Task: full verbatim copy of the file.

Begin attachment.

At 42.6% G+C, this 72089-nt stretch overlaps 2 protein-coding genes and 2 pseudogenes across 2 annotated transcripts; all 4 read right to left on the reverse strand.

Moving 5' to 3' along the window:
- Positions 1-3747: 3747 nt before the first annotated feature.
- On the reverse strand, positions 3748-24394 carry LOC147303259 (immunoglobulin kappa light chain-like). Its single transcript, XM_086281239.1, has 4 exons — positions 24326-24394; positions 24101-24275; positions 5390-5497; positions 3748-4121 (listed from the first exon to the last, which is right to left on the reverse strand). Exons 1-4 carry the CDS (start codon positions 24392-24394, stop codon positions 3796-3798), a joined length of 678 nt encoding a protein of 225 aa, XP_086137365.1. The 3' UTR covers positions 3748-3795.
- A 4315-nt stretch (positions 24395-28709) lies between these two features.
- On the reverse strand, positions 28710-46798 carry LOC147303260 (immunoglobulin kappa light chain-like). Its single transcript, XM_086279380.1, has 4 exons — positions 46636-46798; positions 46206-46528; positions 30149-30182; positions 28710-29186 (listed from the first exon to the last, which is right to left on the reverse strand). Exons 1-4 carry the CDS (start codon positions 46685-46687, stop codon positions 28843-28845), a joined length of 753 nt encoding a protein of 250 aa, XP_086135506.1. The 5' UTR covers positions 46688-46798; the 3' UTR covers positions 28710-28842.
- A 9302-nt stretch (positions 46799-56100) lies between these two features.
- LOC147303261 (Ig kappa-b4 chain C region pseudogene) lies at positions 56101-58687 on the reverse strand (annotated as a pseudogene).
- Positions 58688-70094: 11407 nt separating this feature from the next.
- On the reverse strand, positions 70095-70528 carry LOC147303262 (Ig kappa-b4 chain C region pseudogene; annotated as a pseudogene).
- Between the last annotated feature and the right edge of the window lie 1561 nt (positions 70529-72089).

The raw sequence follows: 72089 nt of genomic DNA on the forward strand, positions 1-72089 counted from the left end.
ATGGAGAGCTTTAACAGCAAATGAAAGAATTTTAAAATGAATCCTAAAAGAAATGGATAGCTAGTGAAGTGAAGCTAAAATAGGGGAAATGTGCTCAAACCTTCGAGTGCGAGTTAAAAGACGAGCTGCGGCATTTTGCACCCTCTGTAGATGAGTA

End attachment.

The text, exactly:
At 42.6% G+C, this 72089-nt stretch overlaps 2 protein-coding genes and 2 pseudogenes across 2 annotated transcripts; all 4 read right to left on the reverse strand.

Moving 5' to 3' along the window:
- Positions 1-3747: 3747 nt before the first annotated feature.
- On the reverse strand, positions 3748-24394 carry LOC147303259 (immunoglobulin kappa light chain-like). Its single transcript, XM_086281239.1, has 4 exons — positions 24326-24394; positions 24101-24275; positions 5390-5497; positions 3748-4121 (listed from the first exon to the last, which is right to left on the reverse strand). Exons 1-4 carry the CDS (start codon positions 24392-24394, stop codon positions 3796-3798), a joined length of 678 nt encoding a protein of 225 aa, XP_086137365.1. The 3' UTR covers positions 3748-3795.
- A 4315-nt stretch (positions 24395-28709) lies between these two features.
- On the reverse strand, positions 28710-46798 carry LOC147303260 (immunoglobulin kappa light chain-like). Its single transcript, XM_086279380.1, has 4 exons — positions 46636-46798; positions 46206-46528; positions 30149-30182; positions 28710-29186 (listed from the first exon to the last, which is right to left on the reverse strand). Exons 1-4 carry the CDS (start codon positions 46685-46687, stop codon positions 28843-28845), a joined length of 753 nt encoding a protein of 250 aa, XP_086135506.1. The 5' UTR covers positions 46688-46798; the 3' UTR covers positions 28710-28842.
- A 9302-nt stretch (positions 46799-56100) lies between these two features.
- LOC147303261 (Ig kappa-b4 chain C region pseudogene) lies at positions 56101-58687 on the reverse strand (annotated as a pseudogene).
- Positions 58688-70094: 11407 nt separating this feature from the next.
- On the reverse strand, positions 70095-70528 carry LOC147303262 (Ig kappa-b4 chain C region pseudogene; annotated as a pseudogene).
- Between the last annotated feature and the right edge of the window lie 1561 nt (positions 70529-72089).

The raw sequence follows: 72089 nt of genomic DNA on the forward strand, positions 1-72089 counted from the left end.
ATGGAGAGCTTTAACAGCAAATGAAAGAATTTTAAAATGAATCCTAAAAGAAATGGATAGCTAGTGAAGTGAAGCTAAAATAGGGGAAATGTGCTCAAACCTTCGAGTGCGAGTTAAAAGACGAGCTGCGGCATTTTGCACCCTCTGTAGATGAGTA